While it is incredibly useful, Marketing Automation Software isn’t the
sexiest of tech.

MA needs to be solid and
dependable. It can align sales with marketing, it can help personalise
content, but it isn’t likely to rank alongside the iPad in the wider
consciousness anytime soon.

In short, it has an image problem. This may not seem like a huge concern, but it is contributing to a slow uptake by a hugely important market sector: SMEs

Whether you are a vendor or an internal marketer looking to streamline processes, selling marketing automation, both the concept and the software itself, can be an uphill struggle.

Small-to-midsize businesses might not have the endless chequebooks of the mega-concerns who initially championed automation, but the sheer number of SMEs makes them an attractive target to vendors, and their agile business models are ideally suited to benefit from automation and increased integration.

Unfortunately, there’s often a lack an understanding regarding how smaller businesses function on a day-to-day basis, even from some internal departments.

Vendors tend to promote solutions based on mass marketing models, whereas most SMEs will prospect on a highly targeted level, meaning that knowledge of individual customers can be more important than saving time through enterprise-level automation.

It’s a shame, as this valuable information is usually available but is often segmented by software, filed away as a CRM function which isn’t made available to Sales, so they end up with a different view of things compared to Marketing.

This is a huge problem; complete access to the bigger picture has become essential as teams integrate and job lines blur.

MA software really does need to have a more robust analytics capability, with granular information available to all users. This means that there’s a reluctance to adopt the technology, despite the advantages it can offer.

The reasons behind this are straightforward enough. For one thing, most buyers aren’t fluent in marketing-speak.

Indeed, some recent surveys have shown that many feel marketing teams are unreliable because of their failure to measure and report campaign success accurately.

This isn’t to say that marketers aren’t filling out their reports properly, merely that there’s still a tendency to cram in the odd buzzword and esoteric measurement that won’t impress those outside the marketing sphere.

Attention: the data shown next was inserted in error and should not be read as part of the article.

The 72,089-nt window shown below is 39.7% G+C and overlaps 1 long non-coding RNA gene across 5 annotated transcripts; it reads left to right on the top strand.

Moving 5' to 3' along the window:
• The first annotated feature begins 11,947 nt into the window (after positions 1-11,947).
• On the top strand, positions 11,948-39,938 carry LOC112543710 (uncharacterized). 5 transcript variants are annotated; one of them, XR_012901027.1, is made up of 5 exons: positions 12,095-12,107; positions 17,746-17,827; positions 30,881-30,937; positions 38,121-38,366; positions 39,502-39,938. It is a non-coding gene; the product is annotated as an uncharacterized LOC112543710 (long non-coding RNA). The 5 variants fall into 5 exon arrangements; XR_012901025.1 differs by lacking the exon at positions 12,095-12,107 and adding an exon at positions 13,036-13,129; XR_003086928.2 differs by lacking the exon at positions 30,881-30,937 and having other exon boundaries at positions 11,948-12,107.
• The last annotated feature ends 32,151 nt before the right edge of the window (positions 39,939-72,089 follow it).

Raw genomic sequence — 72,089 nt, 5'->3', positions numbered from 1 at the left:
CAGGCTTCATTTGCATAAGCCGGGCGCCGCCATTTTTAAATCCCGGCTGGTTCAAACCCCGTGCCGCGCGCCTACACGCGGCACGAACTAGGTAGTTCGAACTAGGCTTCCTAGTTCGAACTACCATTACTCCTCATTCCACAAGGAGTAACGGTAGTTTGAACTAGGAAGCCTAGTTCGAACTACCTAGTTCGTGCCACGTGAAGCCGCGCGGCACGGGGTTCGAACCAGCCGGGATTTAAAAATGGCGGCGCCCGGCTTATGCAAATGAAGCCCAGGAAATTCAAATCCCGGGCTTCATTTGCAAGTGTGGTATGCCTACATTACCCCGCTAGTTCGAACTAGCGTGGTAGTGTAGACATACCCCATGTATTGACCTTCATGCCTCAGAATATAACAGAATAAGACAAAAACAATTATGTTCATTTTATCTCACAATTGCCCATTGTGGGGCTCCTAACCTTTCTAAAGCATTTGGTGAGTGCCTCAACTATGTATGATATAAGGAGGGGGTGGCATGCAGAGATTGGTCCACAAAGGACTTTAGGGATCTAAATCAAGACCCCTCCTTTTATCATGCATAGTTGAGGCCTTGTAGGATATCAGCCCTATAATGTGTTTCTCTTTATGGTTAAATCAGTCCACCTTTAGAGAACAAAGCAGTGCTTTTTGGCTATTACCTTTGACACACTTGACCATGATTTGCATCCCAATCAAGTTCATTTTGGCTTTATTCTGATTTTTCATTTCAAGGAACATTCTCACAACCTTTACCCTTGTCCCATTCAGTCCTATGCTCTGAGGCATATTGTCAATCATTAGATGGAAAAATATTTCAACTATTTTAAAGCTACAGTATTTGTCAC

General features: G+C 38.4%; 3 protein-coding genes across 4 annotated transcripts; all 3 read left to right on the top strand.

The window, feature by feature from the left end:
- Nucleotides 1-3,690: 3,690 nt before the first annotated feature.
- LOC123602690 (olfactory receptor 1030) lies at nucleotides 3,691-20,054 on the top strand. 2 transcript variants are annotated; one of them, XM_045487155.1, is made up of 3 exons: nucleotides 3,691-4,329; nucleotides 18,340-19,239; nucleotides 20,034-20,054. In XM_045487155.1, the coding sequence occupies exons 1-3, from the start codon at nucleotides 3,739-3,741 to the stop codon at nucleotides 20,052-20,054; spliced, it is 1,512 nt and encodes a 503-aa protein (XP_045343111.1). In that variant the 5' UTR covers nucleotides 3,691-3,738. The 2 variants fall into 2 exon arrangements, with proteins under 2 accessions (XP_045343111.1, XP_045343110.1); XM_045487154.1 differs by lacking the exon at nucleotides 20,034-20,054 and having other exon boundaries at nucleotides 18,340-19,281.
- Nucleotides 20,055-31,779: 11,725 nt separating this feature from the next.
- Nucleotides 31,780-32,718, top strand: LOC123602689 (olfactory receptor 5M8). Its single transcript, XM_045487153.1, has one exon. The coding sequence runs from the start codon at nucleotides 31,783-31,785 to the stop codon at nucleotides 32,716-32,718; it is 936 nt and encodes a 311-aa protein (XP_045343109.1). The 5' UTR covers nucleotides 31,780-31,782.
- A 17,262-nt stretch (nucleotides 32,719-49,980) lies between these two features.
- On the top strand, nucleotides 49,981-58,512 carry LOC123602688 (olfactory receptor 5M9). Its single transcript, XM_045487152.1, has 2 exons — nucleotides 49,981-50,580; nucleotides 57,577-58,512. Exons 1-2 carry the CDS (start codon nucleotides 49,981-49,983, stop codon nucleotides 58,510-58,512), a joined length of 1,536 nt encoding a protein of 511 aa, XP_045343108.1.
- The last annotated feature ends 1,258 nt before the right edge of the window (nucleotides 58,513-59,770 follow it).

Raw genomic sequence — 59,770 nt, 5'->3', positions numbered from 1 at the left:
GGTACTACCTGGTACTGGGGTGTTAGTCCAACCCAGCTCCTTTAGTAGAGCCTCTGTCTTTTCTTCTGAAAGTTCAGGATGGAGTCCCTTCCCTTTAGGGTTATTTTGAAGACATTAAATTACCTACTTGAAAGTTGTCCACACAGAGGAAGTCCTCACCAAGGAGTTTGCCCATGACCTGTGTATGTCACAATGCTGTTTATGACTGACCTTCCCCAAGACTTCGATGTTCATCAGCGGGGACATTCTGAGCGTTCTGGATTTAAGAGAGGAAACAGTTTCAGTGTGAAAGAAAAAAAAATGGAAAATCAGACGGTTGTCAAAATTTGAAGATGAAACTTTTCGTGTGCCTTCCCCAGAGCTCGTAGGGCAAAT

These people don’t really care about the mysterious arts of engagement and emotional response, they care about making money.

If you want to sell them on marketing automation, you need to show how it will realistically affect business costs and conversion.

Approaching the problem strategically

Automation needs to be matched to business goals and tied directly into the prospecting process.

Vendors and marketers should start talking about ways automation processes can increase leads, and show exactly how personalisation can increase conversion.

Come armed with case studies, not buzzwords.

In addition, most SMEs probably won’t see automation software as essential, and they probably won’t have read up on the latest advances in the field. Just finding the time to listen to your pitch is a significant investment for many, so don’t waste it by being overly salesy or simply reeling off uninformative technical details. Instead, look at providing practical examples.

How can automation software make them money? That’s your elevator pitch.

You also won’t find readily available research budgets, so show off the short-term benefits first.

Show how you can redirect customer focus so that they really pay attention to high margin products, and ways to reduce expenditure on individual sales. How quickly will the software pay for itself if it’s used properly? 

Underline its ease of use. It should have a straightforward, intuitive UI so it can be put straight to work with minimal resourcing.

Overall, pitching to an SME is about realising that they may have very limited resources. Most of the people you’ll be speaking to will be an expert in their field, but it’s unlikely that the field is marketing.

Marketing automation can ultimately provide fantastic long-term returns, helping with expansion strategies and overall growth, but in order to convince smaller businesses that it’s worth experimenting with, make sure you can show the quick returns too.

It doesn’t matter how shiny and lovely the product is, if you can’t demonstrate raw ROI then you could be dead in the water.